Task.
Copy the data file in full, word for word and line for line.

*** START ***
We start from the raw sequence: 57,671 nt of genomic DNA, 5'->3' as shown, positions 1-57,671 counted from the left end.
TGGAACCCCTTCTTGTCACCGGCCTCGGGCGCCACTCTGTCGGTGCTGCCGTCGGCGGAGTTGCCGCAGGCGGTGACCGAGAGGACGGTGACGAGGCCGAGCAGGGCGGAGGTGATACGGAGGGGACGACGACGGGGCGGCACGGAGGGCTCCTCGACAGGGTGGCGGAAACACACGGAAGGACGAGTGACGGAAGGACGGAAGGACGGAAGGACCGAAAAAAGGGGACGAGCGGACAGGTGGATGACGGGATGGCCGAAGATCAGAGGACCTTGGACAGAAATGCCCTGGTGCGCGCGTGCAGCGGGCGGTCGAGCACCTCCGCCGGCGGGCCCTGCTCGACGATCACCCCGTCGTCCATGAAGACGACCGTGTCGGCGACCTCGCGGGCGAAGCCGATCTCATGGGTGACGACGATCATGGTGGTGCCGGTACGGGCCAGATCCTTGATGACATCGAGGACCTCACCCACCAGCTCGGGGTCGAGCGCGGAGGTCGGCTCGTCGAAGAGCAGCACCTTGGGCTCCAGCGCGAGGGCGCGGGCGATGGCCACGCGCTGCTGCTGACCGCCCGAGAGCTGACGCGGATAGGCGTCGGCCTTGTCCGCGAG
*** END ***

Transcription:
We start from the raw sequence: 57,671 nt of genomic DNA, 5'->3' as shown, positions 1-57,671 counted from the left end.
TGGAACCCCTTCTTGTCACCGGCCTCGGGCGCCACTCTGTCGGTGCTGCCGTCGGCGGAGTTGCCGCAGGCGGTGACCGAGAGGACGGTGACGAGGCCGAGCAGGGCGGAGGTGATACGGAGGGGACGACGACGGGGCGGCACGGAGGGCTCCTCGACAGGGTGGCGGAAACACACGGAAGGACGAGTGACGGAAGGACGGAAGGACGGAAGGACCGAAAAAAGGGGACGAGCGGACAGGTGGATGACGGGATGGCCGAAGATCAGAGGACCTTGGACAGAAATGCCCTGGTGCGCGCGTGCAGCGGGCGGTCGAGCACCTCCGCCGGCGGGCCCTGCTCGACGATCACCCCGTCGTCCATGAAGACGACCGTGTCGGCGACCTCGCGGGCGAAGCCGATCTCATGGGTGACGACGATCATGGTGGTGCCGGTACGGGCCAGATCCTTGATGACATCGAGGACCTCACCCACCAGCTCGGGGTCGAGCGCGGAGGTCGGCTCGTCGAAGAGCAGCACCTTGGGCTCCAGCGCGAGGGCGCGGGCGATGGCCACGCGCTGCTGCTGACCGCCCGAGAGCTGACGCGGATAGGCGTCGGCCTTGTCCGCGAG